As I mentioned in my first post, I love baking. My love for it began when I was little, as my Mum gave me so many opportunities to cook. From baking shortbread with her at Christmas time, to making kiss biscuits with my Nan, my love for it has never waned.
I have always been a bit of a sweet tooth, so I tend to sway towards sugar-based recipes. I am always up for a challenge, and in the past year, have attempted some desserts I have avoided for many years. And whilst the end product may look pretty, the process wasn't necessarily as attractive.
|Blueberry and Custard Pies|
As you can see above, I tried two different types of toppings for this specific filling. I was unsure whether the blueberry would make the pastry soggy, hence the meringue topping. However, what I found was that after the pies had cooled down slightly, the meringue began to pull away from the sides. This not only looks unattractive, but also causes difficulty when cutting the pie.
TPB TIP: To deal with this issue, make sure you spread the meringue mixture right out to the edge, covering the crust, anchoring it there. This should ensure that the meringue does not pull away after cooking.
|Strawberry and Cream Spongecake|
My first cake came out beautifully, and I was so happy. I then looked at the mixture sadly waiting in the bowl, and it looked miserable. The airiness of the batter had disappeared, and it was flat and lifeless. I decided to try it out anyway. What a waste of 40 minutes that was. The cake came out of the oven looking worse for wear. It was dense and wet, and I was not a happy camper. I refused to give in, and made a second batch of mixture, which turned out perfectly!
TPB Tip: If you are making a spongecake which requires two cake tins, don't think you can defy the odds. Put the cakes in at the same time, or if you only have one tin like I did, make two half batches. It will save you a heap of stress and disappointment!
Also, be careful when leaving hot spongecakes on cooling racks. The mixture is generally very sticky, and will quite often stick to the wire. Recipes will call for the use of baking paper on top of the racks, but as I discovered, that does not prevent sticking either. My suggestion is that you monitor your cakes, transferring them from tray to tray every couple of minutes.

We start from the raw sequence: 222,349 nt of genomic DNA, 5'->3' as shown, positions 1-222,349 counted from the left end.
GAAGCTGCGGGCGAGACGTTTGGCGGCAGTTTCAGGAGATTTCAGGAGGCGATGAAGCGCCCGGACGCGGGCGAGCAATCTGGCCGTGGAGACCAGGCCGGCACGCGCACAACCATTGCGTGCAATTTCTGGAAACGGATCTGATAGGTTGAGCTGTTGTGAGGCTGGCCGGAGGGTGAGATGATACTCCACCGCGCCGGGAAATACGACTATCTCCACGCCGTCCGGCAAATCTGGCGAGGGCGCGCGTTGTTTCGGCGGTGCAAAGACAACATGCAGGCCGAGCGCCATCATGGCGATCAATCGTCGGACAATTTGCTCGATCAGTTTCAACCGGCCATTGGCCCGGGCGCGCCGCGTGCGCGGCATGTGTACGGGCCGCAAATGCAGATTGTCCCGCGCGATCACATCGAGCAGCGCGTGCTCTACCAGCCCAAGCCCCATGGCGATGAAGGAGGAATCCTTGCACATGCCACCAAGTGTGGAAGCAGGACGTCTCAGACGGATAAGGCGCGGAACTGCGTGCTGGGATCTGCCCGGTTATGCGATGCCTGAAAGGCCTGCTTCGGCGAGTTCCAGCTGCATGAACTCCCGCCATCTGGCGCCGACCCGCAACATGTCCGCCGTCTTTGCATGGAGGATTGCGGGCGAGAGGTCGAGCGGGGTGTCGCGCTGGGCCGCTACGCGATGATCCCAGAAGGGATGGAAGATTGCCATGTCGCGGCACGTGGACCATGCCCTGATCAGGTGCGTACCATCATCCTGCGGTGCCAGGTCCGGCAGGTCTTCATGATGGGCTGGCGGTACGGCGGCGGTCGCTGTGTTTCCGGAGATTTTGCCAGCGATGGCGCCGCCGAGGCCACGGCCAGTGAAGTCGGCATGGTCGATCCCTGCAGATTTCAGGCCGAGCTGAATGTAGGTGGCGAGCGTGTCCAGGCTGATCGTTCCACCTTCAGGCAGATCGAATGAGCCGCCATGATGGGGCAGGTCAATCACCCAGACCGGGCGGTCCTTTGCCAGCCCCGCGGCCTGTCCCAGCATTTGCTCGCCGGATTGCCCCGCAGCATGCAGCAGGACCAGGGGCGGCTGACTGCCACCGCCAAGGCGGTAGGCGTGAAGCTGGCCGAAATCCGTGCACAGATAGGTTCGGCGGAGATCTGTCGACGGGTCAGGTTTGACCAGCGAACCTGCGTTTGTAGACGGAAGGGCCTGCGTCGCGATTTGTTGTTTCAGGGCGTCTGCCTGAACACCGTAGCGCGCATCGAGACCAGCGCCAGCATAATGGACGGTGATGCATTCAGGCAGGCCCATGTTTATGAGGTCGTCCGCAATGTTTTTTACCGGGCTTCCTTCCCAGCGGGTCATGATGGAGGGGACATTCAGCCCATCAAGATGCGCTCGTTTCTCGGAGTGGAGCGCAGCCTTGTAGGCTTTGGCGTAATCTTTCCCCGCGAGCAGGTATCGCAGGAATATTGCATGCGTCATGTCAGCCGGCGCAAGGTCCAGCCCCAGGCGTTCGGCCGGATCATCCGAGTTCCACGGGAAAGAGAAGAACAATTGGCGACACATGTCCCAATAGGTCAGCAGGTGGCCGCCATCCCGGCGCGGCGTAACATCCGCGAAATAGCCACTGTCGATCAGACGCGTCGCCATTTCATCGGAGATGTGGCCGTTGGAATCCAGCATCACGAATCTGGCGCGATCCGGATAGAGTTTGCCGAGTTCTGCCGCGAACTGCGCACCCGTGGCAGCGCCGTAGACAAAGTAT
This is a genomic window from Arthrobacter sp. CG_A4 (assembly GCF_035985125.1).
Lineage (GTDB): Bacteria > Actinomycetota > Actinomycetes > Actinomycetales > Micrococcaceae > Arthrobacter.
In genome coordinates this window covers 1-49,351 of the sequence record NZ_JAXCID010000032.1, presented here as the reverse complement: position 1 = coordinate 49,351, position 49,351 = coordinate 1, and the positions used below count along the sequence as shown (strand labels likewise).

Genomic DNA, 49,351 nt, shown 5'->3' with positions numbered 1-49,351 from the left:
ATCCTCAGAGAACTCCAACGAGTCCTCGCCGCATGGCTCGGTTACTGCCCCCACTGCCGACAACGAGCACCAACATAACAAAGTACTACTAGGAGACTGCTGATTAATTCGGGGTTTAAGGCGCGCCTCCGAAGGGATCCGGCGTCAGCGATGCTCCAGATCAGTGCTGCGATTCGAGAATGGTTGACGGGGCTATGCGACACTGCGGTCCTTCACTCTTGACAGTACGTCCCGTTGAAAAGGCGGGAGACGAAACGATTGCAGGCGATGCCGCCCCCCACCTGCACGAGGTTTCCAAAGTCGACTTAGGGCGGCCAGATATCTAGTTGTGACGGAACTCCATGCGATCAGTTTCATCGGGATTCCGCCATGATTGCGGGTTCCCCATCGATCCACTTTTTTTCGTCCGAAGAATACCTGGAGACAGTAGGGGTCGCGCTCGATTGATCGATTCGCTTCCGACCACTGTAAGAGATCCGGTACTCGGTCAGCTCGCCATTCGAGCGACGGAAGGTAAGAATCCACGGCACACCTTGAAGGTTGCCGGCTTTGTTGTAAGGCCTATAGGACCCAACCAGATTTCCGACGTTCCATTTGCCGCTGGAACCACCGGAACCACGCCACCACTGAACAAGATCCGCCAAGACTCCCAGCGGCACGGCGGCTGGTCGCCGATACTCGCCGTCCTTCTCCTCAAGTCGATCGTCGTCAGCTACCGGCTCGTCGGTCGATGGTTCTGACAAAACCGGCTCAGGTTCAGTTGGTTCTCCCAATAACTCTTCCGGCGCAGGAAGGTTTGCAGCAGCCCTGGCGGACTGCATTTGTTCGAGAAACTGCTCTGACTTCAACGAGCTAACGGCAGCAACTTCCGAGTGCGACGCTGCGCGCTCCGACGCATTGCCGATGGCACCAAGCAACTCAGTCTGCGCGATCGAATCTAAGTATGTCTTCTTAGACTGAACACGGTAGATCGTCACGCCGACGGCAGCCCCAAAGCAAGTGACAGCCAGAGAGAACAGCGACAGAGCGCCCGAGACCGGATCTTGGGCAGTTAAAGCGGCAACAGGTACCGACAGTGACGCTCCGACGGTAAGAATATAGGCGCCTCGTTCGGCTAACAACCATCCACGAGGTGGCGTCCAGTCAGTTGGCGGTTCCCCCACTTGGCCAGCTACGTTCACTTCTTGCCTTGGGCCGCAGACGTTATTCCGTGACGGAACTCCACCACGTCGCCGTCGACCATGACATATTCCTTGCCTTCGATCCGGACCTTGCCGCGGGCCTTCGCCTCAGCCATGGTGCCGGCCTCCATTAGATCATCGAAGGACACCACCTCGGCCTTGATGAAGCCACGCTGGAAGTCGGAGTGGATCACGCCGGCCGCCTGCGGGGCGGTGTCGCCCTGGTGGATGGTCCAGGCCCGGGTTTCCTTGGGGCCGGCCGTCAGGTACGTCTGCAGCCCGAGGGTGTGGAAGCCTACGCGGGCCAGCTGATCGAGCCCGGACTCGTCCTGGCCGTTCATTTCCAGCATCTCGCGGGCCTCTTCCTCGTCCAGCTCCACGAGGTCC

And at last, we reach the eclair. A delicious treat, but one which does not come trouble-free. Over the past couple of years, I have attempted the croquembouche, and have been semi-successful. The one element which trips me up every time is the choux pastry. Either it doesn't rise like it should, and is dense and doughy, or it cracks.
For Christmas, my brother gave me a book dedicated to eclairs, so I decided I would attempt the tricky dessert one more time. I followed the recipe step by step ,with so much care, I thought nothing could go wrong. I was wrong wasn't I? The pastry was the right consistency, and looked great when I piped it onto the tray, but as soon as it entered the oven, it turned into a deep-fried mess. The butter oozed out of the eclairs, and ruined the pastry completely. I felt deflated and disappointed. But as I said before, I love a challenge, and was determined to beat this recipe.
I found another recipe online, and decided to give it a go, and voilà, it worked! The eclairs looked perfect!
Below is the recipe I used, to save you from any eclair disasters! (Taken from taste.com.au)
Basic Choux Recipe
© 2/3 cup cold water
© 60g butter, chopped
© 2/3 cup plain flour
© 3 eggs, lightly beaten
- Combine butter and 2/3 cup cold water in a saucepan over medium heat. Cook for 3 to 4 minutes or until butter has melted and mixture just starts to boil.
- Reduce heat to low. Add flour. Cook, stirring, for 2 to 3 minutes or until mixture comes away from side of pan and forms a ball. Set aside for 5 minutes to cool slightly.
- Reserve 2 teaspoons egg. Using a wooden spoon, gradually beat in remaining egg until well combined and mixture forms a glossy dough (mixture should drop from the spoon).
Until next time, happy baking.